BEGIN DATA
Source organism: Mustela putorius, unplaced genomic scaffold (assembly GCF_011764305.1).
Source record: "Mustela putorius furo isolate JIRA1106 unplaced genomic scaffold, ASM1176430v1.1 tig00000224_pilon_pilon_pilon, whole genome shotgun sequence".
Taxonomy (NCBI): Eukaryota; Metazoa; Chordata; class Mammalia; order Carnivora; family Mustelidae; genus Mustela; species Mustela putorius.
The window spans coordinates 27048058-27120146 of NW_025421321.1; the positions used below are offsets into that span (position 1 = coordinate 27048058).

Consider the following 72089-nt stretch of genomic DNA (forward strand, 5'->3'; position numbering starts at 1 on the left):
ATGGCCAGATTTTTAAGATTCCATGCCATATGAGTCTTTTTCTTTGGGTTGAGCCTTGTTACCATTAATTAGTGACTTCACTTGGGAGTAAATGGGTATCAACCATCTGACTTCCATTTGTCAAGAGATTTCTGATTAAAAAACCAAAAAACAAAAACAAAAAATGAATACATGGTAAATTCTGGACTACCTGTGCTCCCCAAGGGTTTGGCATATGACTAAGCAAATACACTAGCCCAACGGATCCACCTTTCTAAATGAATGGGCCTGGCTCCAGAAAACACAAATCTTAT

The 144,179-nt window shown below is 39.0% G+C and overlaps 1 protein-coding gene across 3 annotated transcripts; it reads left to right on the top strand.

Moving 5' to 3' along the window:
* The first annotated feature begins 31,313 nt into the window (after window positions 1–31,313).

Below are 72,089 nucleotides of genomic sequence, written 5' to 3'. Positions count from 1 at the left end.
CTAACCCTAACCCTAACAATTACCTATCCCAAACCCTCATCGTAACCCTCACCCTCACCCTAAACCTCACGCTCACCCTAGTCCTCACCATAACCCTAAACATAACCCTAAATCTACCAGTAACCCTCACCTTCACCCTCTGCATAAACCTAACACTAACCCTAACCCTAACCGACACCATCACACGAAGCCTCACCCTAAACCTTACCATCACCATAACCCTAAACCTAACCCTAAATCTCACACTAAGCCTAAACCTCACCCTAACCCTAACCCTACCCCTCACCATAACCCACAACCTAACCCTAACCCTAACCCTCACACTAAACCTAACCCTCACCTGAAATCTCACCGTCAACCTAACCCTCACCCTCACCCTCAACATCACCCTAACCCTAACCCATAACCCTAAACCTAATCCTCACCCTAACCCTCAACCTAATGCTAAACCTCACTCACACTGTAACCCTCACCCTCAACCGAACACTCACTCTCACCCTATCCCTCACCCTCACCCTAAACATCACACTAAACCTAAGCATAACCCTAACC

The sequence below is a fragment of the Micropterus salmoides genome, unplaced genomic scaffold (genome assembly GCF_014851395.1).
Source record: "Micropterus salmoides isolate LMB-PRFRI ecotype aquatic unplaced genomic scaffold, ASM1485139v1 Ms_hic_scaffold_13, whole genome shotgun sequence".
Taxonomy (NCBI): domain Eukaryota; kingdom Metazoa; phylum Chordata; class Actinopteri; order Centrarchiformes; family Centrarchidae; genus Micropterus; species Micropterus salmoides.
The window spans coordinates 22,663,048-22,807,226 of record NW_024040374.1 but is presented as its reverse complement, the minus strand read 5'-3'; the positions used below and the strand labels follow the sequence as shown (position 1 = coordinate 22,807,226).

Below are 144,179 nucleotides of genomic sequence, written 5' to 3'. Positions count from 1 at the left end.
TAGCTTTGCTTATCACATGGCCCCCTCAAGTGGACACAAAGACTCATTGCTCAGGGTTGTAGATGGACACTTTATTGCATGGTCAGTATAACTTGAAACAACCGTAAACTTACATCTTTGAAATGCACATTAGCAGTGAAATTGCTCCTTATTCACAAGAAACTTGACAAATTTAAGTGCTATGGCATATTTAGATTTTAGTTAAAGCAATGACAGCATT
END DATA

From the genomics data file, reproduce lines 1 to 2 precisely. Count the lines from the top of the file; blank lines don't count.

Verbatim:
Source organism: Mustela putorius, unplaced genomic scaffold (assembly GCF_011764305.1).
Source record: "Mustela putorius furo isolate JIRA1106 unplaced genomic scaffold, ASM1176430v1.1 tig00000224_pilon_pilon_pilon, whole genome shotgun sequence".